Or maybe a spicy Krieghoff Crabcake Sandwich is more to your liking.

Want something with a little more roughage? You can always order the Shotgun House Salad with lots of greens and homemade dressing.

These are some of the menu selections from The Grille at the Sporting Clays Lodge of the Seven Springs Mountain Lodge in Seven Springs, Pennsylvania. You can chow down in the classic chalet setting or grab a table on the 7,000-square-foot deck with a dazzling view of the valley below.

Published in Clay Sports
Tuesday, 15 September 2009 01:00

9½ Hours With Gil & Vicki Ash

If you’ve ever watched Gil and Vicki Ash on their instructional DVDs, you walk away with the feeling that you really want to spend some time with these earnest Texans. They’re smart, funny and engaging. Well, what we discovered over a 9½ hour workshop with them is that they are exactly the same people in person as they are on your TV screen.

Published in Feature Stories

Sign-up at Shotgun Life to Receive Daily Shooting Tips From the Library of Gil & Vicki’s Optimum Shotgun Performance (OSP) Shooting School

PIKESVILLE, Md. – July 20, 2009 – Shotgun Life announced today the new Gil & Vicki Ash OSP store for their instructional books, DVDs and other products and services designed to help shotgun owners improve their game.

The new OSP store on Shotgun Life is the first online retail venture outside of Gil &
Vicki’s own domain. The venture underscores the common commitment by OSP and Shotgun Life to make the shotgun sports more enjoyable and rewarding for shooters of all experience levels.

In conjunction with its new OSP store, Shotgun Life launched its free “Shotgun Life’s OSP 3-Minute Coach.” Subscribers will receive shooting tips via email Monday through Friday that are excerpted from Gil & Vicki’s many books and DVDs. Shooters can sign up now at http://www.shotgunlife.com.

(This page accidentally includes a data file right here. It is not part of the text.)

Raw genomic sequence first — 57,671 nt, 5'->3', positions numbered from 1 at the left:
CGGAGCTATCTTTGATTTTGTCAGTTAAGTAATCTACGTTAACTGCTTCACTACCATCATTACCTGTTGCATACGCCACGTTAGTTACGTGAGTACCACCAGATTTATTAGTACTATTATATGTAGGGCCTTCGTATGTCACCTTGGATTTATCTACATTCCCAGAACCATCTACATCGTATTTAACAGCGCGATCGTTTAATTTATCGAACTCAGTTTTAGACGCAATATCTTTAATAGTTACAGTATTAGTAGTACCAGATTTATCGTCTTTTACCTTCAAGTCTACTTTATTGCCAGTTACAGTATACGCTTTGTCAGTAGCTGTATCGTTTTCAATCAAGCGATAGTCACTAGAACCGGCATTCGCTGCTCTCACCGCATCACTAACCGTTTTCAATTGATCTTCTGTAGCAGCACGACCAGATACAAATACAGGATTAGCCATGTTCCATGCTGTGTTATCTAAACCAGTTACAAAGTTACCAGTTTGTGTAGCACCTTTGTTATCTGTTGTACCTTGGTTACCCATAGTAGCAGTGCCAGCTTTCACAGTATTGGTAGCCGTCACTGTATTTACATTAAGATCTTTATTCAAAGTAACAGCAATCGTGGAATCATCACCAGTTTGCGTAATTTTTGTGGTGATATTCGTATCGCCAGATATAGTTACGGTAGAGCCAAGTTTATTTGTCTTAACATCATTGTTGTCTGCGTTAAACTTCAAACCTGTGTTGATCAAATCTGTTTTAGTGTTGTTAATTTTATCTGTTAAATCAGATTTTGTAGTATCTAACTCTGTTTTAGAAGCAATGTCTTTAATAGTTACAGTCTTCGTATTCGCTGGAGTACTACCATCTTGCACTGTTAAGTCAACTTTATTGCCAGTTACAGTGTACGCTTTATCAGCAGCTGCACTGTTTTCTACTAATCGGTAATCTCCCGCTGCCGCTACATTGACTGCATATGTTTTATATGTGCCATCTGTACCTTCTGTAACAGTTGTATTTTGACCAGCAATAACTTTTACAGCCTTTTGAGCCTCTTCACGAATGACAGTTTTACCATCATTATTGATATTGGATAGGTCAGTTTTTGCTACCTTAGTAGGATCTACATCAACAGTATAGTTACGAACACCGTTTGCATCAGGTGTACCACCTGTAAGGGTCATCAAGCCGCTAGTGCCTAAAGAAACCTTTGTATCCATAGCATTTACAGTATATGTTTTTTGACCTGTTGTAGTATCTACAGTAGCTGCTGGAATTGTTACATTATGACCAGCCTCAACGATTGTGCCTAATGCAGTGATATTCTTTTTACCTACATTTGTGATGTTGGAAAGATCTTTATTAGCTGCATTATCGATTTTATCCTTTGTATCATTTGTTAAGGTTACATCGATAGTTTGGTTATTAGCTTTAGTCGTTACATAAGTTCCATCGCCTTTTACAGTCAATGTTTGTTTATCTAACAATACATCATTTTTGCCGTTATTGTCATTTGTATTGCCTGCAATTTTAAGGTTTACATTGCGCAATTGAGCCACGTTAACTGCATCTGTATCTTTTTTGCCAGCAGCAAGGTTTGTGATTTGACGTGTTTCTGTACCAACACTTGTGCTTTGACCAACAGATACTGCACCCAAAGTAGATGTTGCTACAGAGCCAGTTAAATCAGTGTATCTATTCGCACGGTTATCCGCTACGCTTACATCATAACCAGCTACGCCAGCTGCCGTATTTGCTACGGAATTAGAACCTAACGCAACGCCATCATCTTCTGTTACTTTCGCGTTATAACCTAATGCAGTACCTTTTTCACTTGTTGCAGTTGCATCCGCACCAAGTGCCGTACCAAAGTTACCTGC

The Shotgun Life OSP store is located at

http://www.ospschool.com/products_programsshotgunlife.html.

“Shotgun Life helps shooters steer clear of the conflicting instructional advice that’s dished up in the all those online forums,” said Gil. “We saw Shotgun Life as an extension of our philosophy, and that’s to get new shooters started on the right foot and help experienced shooters figure out those little tics and quirks that drive them crazy.”

“As the first online magazine devoted to wing and clays shooting, Shotgun Life is in a great position to help Gil & Vicki reach as many shotgun owners as possible,” said Irwin Greenstein, Publisher of Shotgun Life. “Shotgun Life is free, timely and women-friendly – breaking down the barriers that have held back so many shooters and advertisers frustrated with the limitations of the six-times-per-year publishing cycle that still persists as the industry model.”

Through OSP, Gil & Vicki provide a complete instructional package. No other instructors in the world have the depth of products, knowledge and experience for successfully teaching clays and wing shooting. Each year, Gil & Vicki add new products and services so that OSP continues to meet the ever-growing needs of the shotgun sports community.

The Shotgun Life OSP store will feature Gil & Vicki’s best-selling books and DVDs.

The books include:

  • If It Ain’t Broke, Fix It!
  • Sporting Clays Consistency: You Gotta Be Out of Your Mind!
  • The Coaching Hour Chronicles series

DVDs include:

  • 14 Tips to Better Shotgunning
  • How to Practice & Understanding the Move
  • Strategy & How to Play the Game
  • Perfecting Your Gun Mount
  • The Three Routines in Sporting Clays
  • Choke Selection Made Simple

Visit www.ospschool.com to learn more.

Shotgun Life

Shotgun Life is the first online magazine devoted to the best in wing and clays shooting. For more information about Shotgun Life visit http://www.shotgunlife.com.

Media Contacts:

For Shotgun Life:
Bernard + Associates
Ryan Holmes
(775) 323-6828

This email address is being protected from spambots. You need JavaScript enabled to view it.

For OSP:
Media Direct
Kim Cahalan
(309) 944.5341

This email address is being protected from spambots. You need JavaScript enabled to view it.

Published in Press Releases
Media Contact:
Ryan Holmes
Bernard + Associates
775-323-6828

This email address is being protected from spambots. You need JavaScript enabled to view it.

 

SHOTGUN LIFE IS FIRST PUBLISHER TO COUPLE PREMIUM ONLINE MAGAZINE WITH AUTHORITATIVE FORUMS FOR GREATEST ADVERTISER EXPOSURE

Shotgun Life Donates Forums to the National Skeet Shooting Association and

National Sporting Clays Association

PIKESVILLE, Md. – June 16, 2009 – Shotgun Life (www.shotgunlife.com) expanded its online franchise with new, authoritative forums – giving advertisers the most powerful integrated program for reaching customers and prospects on the Internet.

The Shotgun Life forums are intended to satisfy the unmet needs of both shotgun owners seeking accurate information and industry participants looking for a quality venue to establish productive relationships directly with shotgun owners.